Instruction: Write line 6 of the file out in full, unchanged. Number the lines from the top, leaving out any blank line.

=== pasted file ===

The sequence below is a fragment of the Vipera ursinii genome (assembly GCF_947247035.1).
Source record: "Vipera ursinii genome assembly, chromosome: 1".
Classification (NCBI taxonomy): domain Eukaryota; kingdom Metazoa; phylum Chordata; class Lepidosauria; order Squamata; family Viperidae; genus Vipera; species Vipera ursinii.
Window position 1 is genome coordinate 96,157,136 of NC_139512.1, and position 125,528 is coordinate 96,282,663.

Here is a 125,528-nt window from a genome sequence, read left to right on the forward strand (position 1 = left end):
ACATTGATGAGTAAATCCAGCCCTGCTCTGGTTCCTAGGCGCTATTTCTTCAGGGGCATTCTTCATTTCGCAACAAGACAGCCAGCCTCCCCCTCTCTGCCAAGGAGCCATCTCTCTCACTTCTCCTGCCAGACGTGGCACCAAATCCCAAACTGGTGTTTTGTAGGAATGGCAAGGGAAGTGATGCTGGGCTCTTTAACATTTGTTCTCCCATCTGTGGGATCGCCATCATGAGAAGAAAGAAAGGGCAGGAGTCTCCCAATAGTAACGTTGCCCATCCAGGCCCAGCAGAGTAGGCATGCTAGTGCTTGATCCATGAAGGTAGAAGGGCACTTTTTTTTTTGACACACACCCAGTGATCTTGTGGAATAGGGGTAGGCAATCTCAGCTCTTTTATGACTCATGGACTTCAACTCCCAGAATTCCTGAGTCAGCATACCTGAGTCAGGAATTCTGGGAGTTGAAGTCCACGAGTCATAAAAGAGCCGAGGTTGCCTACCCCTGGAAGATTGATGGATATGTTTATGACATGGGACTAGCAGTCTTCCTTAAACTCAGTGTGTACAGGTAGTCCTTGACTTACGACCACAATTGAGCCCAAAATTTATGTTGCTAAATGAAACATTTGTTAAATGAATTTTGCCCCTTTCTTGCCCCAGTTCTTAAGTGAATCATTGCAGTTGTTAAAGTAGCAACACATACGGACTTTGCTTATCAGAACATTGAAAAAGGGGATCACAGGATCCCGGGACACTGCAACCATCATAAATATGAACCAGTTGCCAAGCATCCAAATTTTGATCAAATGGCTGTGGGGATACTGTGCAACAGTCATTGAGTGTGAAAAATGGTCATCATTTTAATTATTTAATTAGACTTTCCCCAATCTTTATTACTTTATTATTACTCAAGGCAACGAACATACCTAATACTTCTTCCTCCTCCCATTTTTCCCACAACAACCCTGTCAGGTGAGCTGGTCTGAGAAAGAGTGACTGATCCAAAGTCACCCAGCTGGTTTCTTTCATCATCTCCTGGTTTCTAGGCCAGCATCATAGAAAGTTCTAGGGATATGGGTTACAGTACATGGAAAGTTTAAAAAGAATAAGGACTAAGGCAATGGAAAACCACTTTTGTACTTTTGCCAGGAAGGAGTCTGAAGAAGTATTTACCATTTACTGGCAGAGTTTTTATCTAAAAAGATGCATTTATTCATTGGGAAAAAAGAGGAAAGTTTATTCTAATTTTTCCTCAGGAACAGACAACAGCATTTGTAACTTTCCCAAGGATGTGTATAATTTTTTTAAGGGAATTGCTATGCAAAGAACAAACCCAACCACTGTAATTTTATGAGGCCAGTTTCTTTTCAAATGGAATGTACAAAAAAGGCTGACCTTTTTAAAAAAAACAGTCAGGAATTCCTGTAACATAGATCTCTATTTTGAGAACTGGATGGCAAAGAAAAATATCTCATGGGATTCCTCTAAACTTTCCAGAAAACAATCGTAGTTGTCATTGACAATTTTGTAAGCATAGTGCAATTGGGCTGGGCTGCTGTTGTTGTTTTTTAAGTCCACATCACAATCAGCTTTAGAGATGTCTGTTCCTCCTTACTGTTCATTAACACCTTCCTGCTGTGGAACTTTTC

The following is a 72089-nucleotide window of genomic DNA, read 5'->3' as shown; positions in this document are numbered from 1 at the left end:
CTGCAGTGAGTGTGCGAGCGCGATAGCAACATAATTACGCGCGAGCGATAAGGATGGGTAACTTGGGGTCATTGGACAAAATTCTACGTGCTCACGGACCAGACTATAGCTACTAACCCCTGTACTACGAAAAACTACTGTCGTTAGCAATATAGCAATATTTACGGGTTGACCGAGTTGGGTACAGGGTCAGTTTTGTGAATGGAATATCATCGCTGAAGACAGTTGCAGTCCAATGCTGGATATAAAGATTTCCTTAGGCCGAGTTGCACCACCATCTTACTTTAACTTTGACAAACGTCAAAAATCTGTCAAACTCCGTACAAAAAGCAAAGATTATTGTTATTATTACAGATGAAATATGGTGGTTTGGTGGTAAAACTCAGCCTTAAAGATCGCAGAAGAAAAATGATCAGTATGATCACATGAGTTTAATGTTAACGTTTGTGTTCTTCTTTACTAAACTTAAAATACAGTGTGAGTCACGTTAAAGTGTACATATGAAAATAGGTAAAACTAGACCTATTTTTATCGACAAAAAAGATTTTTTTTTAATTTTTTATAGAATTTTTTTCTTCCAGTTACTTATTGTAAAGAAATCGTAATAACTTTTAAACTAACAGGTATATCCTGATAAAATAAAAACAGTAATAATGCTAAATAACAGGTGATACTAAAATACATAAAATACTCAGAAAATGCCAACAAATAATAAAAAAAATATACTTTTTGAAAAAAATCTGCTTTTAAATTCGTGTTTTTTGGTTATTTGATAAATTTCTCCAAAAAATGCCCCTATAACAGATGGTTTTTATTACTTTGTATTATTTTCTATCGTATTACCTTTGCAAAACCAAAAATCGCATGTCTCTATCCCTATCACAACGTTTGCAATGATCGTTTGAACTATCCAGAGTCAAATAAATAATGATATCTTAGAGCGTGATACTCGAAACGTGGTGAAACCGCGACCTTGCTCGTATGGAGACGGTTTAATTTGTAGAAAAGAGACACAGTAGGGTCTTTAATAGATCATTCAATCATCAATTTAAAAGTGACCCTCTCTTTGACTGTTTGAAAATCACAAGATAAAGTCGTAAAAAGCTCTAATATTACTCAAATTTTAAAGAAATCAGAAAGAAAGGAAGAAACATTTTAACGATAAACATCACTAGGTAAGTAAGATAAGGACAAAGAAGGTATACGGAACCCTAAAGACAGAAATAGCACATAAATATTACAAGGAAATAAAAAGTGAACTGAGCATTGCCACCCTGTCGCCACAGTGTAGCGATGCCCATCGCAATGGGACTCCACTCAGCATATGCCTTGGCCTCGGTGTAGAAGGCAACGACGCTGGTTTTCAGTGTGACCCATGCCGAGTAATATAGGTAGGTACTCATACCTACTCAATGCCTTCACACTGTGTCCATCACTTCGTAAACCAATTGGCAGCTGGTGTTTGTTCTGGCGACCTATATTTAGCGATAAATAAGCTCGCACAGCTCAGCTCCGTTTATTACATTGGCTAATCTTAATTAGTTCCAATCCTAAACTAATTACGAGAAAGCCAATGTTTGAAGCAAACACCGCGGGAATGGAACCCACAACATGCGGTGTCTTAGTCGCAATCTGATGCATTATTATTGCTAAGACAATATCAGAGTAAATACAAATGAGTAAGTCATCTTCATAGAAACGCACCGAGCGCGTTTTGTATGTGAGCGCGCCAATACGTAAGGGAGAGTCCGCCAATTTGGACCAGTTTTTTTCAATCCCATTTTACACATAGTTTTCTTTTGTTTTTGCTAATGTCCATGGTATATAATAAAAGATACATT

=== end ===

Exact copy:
ACATTGATGAGTAAATCCAGCCCTGCTCTGGTTCCTAGGCGCTATTTCTTCAGGGGCATTCTTCATTTCGCAACAAGACAGCCAGCCTCCCCCTCTCTGCCAAGGAGCCATCTCTCTCACTTCTCCTGCCAGACGTGGCACCAAATCCCAAACTGGTGTTTTGTAGGAATGGCAAGGGAAGTGATGCTGGGCTCTTTAACATTTGTTCTCCCATCTGTGGGATCGCCATCATGAGAAGAAAGAAAGGGCAGGAGTCTCCCAATAGTAACGTTGCCCATCCAGGCCCAGCAGAGTAGGCATGCTAGTGCTTGATCCATGAAGGTAGAAGGGCACTTTTTTTTTTGACACACACCCAGTGATCTTGTGGAATAGGGGTAGGCAATCTCAGCTCTTTTATGACTCATGGACTTCAACTCCCAGAATTCCTGAGTCAGCATACCTGAGTCAGGAATTCTGGGAGTTGAAGTCCACGAGTCATAAAAGAGCCGAGGTTGCCTACCCCTGGAAGATTGATGGATATGTTTATGACATGGGACTAGCAGTCTTCCTTAAACTCAGTGTGTACAGGTAGTCCTTGACTTACGACCACAATTGAGCCCAAAATTTATGTTGCTAAATGAAACATTTGTTAAATGAATTTTGCCCCTTTCTTGCCCCAGTTCTTAAGTGAATCATTGCAGTTGTTAAAGTAGCAACACATACGGACTTTGCTTATCAGAACATTGAAAAAGGGGATCACAGGATCCCGGGACACTGCAACCATCATAAATATGAACCAGTTGCCAAGCATCCAAATTTTGATCAAATGGCTGTGGGGATACTGTGCAACAGTCATTGAGTGTGAAAAATGGTCATCATTTTAATTATTTAATTAGACTTTCCCCAATCTTTATTACTTTATTATTACTCAAGGCAACGAACATACCTAATACTTCTTCCTCCTCCCATTTTTCCCACAACAACCCTGTCAGGTGAGCTGGTCTGAGAAAGAGTGACTGATCCAAAGTCACCCAGCTGGTTTCTTTCATCATCTCCTGGTTTCTAGGCCAGCATCATAGAAAGTTCTAGGGATATGGGTTACAGTACATGGAAAGTTTAAAAAGAATAAGGACTAAGGCAATGGAAAACCACTTTTGTACTTTTGCCAGGAAGGAGTCTGAAGAAGTATTTACCATTTACTGGCAGAGTTTTTATCTAAAAAGATGCATTTATTCATTGGGAAAAAAGAGGAAAGTTTATTCTAATTTTTCCTCAGGAACAGACAACAGCATTTGTAACTTTCCCAAGGATGTGTATAATTTTTTTAAGGGAATTGCTATGCAAAGAACAAACCCAACCACTGTAATTTTATGAGGCCAGTTTCTTTTCAAATGGAATGTACAAAAAAGGCTGACCTTTTTAAAAAAAACAGTCAGGAATTCCTGTAACATAGATCTCTATTTTGAGAACTGGATGGCAAAGAAAAATATCTCATGGGATTCCTCTAAACTTTCCAGAAAACAATCGTAGTTGTCATTGACAATTTTGTAAGCATAGTGCAATTGGGCTGGGCTGCTGTTGTTGTTTTTTAAGTCCACATCACAATCAGCTTTAGAGATGTCTGTTCCTCCTTACTGTTCATTAACACCTTCCTGCTGTGGAACTTTTC